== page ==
City solicitors have called for clarity from the Solicitors Regulation Authority over the reporting of rule breaches and misconduct, while arguing that compliance officers should be the first port of call for whistleblowers.
The Solicitors Regulation Authority’s proposed whistleblowing policy could undermine the role of compliance officers, fail to work because of mistrust by lawyers, and clash with solicitors’ ethical duties, according to the Law Society.
The 2012 practising certificate renewal exercise has gone live today with an acknowledgement from the Solicitors Regulation Authority (SRA) that there will be “glitches”. Separately the SRA has published its long-awaited consultation on introducing a leniency scheme for law firm whistleblowers.
The introduction of a leniency scheme for those who reveal misconduct at law firms and alternative business structures will today be debated by the board of the Solicitors Regulation Authority. Co-operation could result in no action taking against the potential witness over their own wrongdoing.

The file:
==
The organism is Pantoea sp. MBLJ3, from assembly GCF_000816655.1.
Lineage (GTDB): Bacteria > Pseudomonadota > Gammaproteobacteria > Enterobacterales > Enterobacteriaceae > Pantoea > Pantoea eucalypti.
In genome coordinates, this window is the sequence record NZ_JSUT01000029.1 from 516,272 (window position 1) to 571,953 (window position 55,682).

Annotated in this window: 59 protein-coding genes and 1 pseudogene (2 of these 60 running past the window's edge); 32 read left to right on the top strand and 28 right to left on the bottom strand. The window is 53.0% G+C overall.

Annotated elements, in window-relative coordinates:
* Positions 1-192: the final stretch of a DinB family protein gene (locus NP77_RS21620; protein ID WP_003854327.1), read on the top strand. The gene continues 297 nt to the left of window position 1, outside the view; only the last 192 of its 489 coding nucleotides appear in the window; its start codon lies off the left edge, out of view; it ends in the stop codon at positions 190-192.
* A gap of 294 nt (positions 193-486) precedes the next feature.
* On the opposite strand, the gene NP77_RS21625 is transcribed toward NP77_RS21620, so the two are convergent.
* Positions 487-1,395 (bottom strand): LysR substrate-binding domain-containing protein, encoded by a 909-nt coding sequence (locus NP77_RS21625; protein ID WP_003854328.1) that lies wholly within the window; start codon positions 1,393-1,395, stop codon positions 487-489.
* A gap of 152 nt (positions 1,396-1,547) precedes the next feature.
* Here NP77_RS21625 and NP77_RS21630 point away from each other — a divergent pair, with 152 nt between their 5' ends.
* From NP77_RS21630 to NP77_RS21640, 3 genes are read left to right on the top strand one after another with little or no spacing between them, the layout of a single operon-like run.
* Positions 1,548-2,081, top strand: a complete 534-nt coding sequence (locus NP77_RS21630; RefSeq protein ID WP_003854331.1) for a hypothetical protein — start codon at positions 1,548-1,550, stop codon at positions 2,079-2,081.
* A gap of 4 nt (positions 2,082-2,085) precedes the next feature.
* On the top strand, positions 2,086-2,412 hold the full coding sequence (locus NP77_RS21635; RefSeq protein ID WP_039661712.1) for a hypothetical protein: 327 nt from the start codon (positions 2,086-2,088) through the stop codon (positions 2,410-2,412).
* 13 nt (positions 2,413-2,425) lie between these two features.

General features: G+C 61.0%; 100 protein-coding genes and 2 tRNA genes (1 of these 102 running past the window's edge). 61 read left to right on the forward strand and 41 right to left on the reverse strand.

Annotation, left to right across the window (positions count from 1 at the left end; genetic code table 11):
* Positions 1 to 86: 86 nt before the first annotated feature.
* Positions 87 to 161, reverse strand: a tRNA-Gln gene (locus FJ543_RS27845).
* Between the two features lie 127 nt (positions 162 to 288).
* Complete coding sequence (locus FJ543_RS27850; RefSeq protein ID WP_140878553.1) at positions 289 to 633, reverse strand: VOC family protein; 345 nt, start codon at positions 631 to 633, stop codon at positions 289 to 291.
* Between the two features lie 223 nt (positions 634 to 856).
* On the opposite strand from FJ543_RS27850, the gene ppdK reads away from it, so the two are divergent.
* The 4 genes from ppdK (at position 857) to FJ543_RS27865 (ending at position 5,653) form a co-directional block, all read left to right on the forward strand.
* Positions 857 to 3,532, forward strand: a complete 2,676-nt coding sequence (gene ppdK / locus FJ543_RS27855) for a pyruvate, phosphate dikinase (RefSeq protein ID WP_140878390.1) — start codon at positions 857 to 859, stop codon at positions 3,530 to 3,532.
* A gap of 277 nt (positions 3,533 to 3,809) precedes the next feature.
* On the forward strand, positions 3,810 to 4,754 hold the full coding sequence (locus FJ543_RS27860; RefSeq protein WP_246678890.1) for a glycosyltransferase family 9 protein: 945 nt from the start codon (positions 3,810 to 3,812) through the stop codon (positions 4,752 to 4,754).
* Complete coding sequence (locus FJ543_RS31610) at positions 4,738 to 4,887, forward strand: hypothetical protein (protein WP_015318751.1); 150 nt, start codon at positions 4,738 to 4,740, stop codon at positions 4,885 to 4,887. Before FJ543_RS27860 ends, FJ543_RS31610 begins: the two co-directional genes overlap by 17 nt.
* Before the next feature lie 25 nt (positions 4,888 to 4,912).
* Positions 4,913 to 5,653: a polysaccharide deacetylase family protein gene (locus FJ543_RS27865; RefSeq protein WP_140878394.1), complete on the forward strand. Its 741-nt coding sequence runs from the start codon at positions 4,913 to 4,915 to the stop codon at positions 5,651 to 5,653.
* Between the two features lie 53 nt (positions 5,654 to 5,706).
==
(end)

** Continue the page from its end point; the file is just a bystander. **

Law firms need to establish policies on whistleblowing and the interest they pay to clients, according to a leading regulatory solicitor. Other key issues troubling firms include preparing a business plan and compliance with provisions on outsourcing.
Solicitors do not trust their regulator enough to raise concerns with it or think it will act if they do, the Law Society has claimed, offering to act as a formal conduit between the two. It also accused the Solicitors Regulation Authority of acting in a way that can seriously damage a solicitor’s reputation
The Solicitors Regulation Authority is formulating a whistleblowers’ charter and leniency scheme for those who reveal misconduct at law firms and alternative business structures, Legal Futures can report. Co-operation will be accepted as mitigation.